Leo: prefers systems aimed at self-realisation, and will want their spiritual connection to be their own, expressed in a unique way.
Virgo: will be drawn to spiritual practices which are methodical or ritualistic, as well as those with a therapeutic orientation or those based in purity, such as detox diets and fasting.
Libra: prefers systems that are equitable, social, and based on the principle of balance and harmony.
Scorpio: prefers systems that are transformative, empowering, cathartic and intense, and is drawn to teachings that unveil reality.
Sagittarius: will be more drawn to ascension based systems, which lead to ecstatic states, and those with a strong philosophical or metaphysical base.
Capricorn: will gravitate to spiritual systems that are already established, have social kudos, and require discipline and time to study.
Aquarius: prefers heterodox teachings, and systems aimed at liberation and insight.
Pisces: will resonate with channelled material and psychic experiences, Taoist philosophy, spiritualism and ascension based teachings.
How do we craft a balanced spiritual life?
We can turn to the model of the four elements to help us make sure we are not missing key spiritual practises. The four elements of Earth, Water, Fire and Air are symbolic representatives of the four prime areas we should consider in terms of overall psychic health.
Very simply put: Earth (North/Green) correlates to embodied and manifest forms, Water (West/Blue) correlates to emotional and psychic aspects, Fire (South/Red) correlates to intuitive transcendent aspects, and Air (East/Yellow) correlates to mental, psychological elements. (note: there are other versions of this system with slightly different symbol assignments)
In essence we should ensure that our spiritual path includes psycho-technologies from all four sectors to encourage a balanced system.
EAST: attributed to the symbol of AIR, relates to practices such as meditation, self-reflection, psychotherapy, study, mindfulness and breath-work.
SOUTH: attributed to FIRE, relates to practices such as psychedelics aimed at transcendence, contemplation, ecstatic dance, astrology, pilgrimage to sacred sites, mantra, fasting and prayer.
WEST: attributed to WATER, relates to practices such as re-birthing, emotional processing, Tarot, Shadow-work, deep healing processes, awareness of ones inner-world, archetypal journeys, Divination, dream-work and channelling.
NORTH: attributed to EARTH, relates to embodied practices such as yoga asana, Tai chi, Qigong, grounding techniques, appreciation, dietary awareness and good practice, and physical wellbeing.
*note: these are just a few suggestions, and there are many other options within each elemental sector.
How we move with the elements is different for everyone, but in the long term we should consider integrating some practices from each element. As we evolve, grow and mature however, we may find that whole periods of time are dedicated to one particular element at a time, because we all awaken from a unique position and the path unfolds for each of us in a different way but always toward greater balance.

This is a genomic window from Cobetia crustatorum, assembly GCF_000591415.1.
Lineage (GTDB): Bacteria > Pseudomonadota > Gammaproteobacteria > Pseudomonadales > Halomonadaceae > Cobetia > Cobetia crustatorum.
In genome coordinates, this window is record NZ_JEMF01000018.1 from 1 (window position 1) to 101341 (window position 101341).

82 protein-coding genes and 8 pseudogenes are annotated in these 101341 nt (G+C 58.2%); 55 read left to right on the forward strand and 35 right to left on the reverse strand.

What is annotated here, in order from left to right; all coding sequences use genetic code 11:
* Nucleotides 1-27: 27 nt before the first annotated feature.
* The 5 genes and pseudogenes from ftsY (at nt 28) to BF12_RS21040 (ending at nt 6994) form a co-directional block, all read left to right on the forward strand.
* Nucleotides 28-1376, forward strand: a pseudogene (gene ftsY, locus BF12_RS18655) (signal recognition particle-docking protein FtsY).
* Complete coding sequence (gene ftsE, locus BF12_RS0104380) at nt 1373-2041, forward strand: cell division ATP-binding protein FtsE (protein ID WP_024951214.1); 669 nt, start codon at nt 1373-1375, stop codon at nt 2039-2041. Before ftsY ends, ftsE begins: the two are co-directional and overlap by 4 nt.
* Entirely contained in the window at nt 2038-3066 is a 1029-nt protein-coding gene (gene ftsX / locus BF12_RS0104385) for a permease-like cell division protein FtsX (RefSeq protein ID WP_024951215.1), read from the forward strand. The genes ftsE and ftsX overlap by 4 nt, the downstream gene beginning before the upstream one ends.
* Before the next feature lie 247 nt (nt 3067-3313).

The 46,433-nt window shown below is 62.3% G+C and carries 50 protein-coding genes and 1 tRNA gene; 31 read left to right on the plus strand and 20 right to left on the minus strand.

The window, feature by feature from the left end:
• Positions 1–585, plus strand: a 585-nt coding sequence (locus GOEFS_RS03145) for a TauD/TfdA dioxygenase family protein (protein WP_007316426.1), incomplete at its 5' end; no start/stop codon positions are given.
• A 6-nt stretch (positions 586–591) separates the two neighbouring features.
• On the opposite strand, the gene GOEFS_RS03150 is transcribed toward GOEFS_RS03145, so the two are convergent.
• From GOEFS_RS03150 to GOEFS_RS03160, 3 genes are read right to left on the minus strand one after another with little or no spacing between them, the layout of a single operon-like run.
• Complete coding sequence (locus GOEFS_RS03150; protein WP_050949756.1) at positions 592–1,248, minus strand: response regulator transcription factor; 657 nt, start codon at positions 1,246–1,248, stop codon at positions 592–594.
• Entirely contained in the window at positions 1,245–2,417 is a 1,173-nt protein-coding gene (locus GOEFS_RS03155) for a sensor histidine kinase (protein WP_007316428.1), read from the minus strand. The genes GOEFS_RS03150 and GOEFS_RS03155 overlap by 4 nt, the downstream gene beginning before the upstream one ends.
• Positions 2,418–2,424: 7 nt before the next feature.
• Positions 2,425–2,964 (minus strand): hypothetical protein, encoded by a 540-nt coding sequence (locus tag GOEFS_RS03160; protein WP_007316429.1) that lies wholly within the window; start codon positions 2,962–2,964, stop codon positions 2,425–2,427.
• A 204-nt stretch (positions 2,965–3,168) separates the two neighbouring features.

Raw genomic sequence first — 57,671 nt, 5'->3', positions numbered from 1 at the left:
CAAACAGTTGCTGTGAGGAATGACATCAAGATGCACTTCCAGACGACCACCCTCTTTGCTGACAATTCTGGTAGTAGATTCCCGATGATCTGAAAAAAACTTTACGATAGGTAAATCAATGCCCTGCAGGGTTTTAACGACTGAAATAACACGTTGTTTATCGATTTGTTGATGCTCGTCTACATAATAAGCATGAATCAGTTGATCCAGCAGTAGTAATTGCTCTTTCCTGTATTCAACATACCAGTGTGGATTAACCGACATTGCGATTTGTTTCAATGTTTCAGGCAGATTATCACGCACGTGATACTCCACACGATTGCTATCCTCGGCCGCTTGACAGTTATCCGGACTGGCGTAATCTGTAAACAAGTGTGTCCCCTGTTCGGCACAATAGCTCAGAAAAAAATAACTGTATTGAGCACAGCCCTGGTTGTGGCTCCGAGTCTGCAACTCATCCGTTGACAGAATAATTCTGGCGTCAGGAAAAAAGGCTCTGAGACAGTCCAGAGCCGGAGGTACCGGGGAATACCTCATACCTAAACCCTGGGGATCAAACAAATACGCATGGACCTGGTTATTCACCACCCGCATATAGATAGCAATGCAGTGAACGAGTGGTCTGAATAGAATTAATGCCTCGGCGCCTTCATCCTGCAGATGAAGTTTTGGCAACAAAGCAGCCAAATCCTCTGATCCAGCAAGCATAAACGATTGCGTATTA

As with all systems, it is useful to remember that they are not absolute, and will have limitations. In this sense using the four elements is just a way we can appraise how we are going about things and bring awareness to our own personal development to make changes if necessary.
Graham Hancock's proposal that we are in the midst of a war on consciousness, as relayed to him by indigenous shamans, is a poignant one. Is it imperative for our future survival that we all reclaim an active spiritual life? The idea of a war on consciousness correlates well with the notion of a False Matrix which I talk about in an earlier post here, which dovetails with Rudolf Steiner's suggestion that we are emerging out of an era dominated by the dark archetype of Ahriman, which peaked in the last decade or so. From Steiner's perspective larger periods of time are influenced by key archetypes, some associated with elevated states of consciousness and others with reduced awareness capacity. The era of Ahriman coincides with the Mayan 7th wave, which moved the world into a fundamental disconnect from spirit and a descent into science materialism. This era shouldn't be thought of as entirely bad, there have been specific evolutionary advantages gained, as evidenced by modern science and technology, but there were also temporary costs to the human experience. We have since been activated by both the 8th and 9th quantum waves mapped by the Mayan calendar system (1999 and 2011), which have altered the quantum field and are now bringing us collectively back into connection with the spiritual dimensions. I believe the tide is now turning, and this will go hand in hand with more and more people joining the wave of awakening, as they begin to rekindle a spiritual life and the subsequent reconnection with the Living Matrix.
Aquila Idha offers Tarot, Evolutionary Astrology and Self-realisation Mentoring sessions for those interested in understanding their unique spiritual path as it unfolds throughout life.